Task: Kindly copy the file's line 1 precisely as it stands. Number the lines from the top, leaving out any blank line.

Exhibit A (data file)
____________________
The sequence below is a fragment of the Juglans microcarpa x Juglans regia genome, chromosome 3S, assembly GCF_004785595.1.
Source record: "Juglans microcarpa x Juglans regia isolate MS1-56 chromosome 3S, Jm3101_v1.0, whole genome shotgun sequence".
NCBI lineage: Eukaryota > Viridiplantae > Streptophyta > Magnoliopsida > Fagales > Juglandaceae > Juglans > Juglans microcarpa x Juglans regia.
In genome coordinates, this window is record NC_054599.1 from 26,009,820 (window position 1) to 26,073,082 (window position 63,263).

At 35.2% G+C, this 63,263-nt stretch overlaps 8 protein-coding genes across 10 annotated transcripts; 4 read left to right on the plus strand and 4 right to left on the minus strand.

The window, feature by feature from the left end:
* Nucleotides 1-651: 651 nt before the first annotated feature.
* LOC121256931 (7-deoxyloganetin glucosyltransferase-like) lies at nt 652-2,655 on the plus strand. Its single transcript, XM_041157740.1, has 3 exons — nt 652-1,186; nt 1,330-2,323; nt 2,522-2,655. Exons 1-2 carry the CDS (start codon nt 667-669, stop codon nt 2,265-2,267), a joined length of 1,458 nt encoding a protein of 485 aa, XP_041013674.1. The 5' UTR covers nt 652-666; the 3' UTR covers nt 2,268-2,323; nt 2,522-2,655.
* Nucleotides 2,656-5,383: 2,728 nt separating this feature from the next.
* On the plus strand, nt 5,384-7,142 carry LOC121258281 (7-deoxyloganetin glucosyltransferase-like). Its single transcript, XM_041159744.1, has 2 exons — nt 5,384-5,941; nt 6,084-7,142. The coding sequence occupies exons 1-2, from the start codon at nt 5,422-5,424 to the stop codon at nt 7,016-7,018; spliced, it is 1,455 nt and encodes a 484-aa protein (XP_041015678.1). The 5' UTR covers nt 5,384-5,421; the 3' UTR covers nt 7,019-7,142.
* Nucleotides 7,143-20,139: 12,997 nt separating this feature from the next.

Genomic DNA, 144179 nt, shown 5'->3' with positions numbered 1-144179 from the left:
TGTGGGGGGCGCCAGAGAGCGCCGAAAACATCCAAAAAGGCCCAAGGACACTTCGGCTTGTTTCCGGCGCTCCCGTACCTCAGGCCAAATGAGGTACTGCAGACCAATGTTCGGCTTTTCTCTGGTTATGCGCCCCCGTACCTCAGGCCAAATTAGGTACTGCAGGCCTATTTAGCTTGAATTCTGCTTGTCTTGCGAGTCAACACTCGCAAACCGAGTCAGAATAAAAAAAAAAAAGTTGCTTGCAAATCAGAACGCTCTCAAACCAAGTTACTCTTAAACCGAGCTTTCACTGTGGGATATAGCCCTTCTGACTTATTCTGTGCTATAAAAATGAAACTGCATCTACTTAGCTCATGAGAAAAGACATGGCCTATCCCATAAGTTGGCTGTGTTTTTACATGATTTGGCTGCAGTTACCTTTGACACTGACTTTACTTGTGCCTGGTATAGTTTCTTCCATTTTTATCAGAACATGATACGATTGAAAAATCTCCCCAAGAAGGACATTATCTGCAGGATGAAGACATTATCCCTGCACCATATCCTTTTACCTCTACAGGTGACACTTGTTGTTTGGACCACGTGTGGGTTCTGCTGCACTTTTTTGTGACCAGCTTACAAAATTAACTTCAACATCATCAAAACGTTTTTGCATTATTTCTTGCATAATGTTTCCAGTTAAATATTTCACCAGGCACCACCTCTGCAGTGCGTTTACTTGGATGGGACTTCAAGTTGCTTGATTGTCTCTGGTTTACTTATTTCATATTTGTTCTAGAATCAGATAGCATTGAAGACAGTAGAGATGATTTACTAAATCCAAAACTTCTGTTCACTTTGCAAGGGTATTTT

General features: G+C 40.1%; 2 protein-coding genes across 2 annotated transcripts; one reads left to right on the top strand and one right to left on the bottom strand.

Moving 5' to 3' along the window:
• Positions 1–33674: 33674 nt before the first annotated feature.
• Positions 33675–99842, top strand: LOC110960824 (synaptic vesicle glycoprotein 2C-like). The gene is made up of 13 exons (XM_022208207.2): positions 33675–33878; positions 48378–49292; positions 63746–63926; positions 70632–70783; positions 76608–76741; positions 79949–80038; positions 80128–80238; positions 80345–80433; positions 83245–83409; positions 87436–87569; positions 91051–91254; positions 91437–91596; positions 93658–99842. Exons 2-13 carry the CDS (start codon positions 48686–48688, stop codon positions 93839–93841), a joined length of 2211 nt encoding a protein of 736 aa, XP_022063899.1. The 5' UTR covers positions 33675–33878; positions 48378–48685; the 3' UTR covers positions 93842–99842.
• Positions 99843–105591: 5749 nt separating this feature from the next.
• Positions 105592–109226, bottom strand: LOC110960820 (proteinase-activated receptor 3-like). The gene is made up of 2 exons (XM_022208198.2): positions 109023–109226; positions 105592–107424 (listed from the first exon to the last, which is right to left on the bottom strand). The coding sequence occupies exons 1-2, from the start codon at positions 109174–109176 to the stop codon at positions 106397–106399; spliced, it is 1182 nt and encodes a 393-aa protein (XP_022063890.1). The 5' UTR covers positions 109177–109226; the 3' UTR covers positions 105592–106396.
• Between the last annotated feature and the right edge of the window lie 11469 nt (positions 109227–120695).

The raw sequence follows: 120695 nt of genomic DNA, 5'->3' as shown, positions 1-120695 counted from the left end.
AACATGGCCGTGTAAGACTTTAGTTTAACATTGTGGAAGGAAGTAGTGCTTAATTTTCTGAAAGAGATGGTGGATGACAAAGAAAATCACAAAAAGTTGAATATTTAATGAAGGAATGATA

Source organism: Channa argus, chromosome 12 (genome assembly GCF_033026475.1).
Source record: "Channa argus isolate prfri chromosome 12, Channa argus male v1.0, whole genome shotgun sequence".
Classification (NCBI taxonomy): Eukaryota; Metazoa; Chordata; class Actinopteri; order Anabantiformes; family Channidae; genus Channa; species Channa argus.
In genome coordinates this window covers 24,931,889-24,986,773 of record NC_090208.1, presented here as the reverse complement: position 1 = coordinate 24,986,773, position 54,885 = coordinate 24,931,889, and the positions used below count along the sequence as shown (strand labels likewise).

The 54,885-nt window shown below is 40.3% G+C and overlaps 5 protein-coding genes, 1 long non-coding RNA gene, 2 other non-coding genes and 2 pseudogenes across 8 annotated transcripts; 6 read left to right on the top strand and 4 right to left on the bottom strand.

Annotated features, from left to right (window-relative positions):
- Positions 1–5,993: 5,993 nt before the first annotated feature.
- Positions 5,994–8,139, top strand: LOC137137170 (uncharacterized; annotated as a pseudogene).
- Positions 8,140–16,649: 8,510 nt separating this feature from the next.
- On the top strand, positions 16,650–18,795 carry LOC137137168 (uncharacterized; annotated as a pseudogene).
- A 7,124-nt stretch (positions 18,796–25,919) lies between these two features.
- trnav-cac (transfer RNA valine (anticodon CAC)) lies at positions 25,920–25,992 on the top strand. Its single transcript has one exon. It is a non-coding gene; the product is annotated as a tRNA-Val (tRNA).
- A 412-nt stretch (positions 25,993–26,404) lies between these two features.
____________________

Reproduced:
The sequence below is a fragment of the Juglans microcarpa x Juglans regia genome, chromosome 3S, assembly GCF_004785595.1.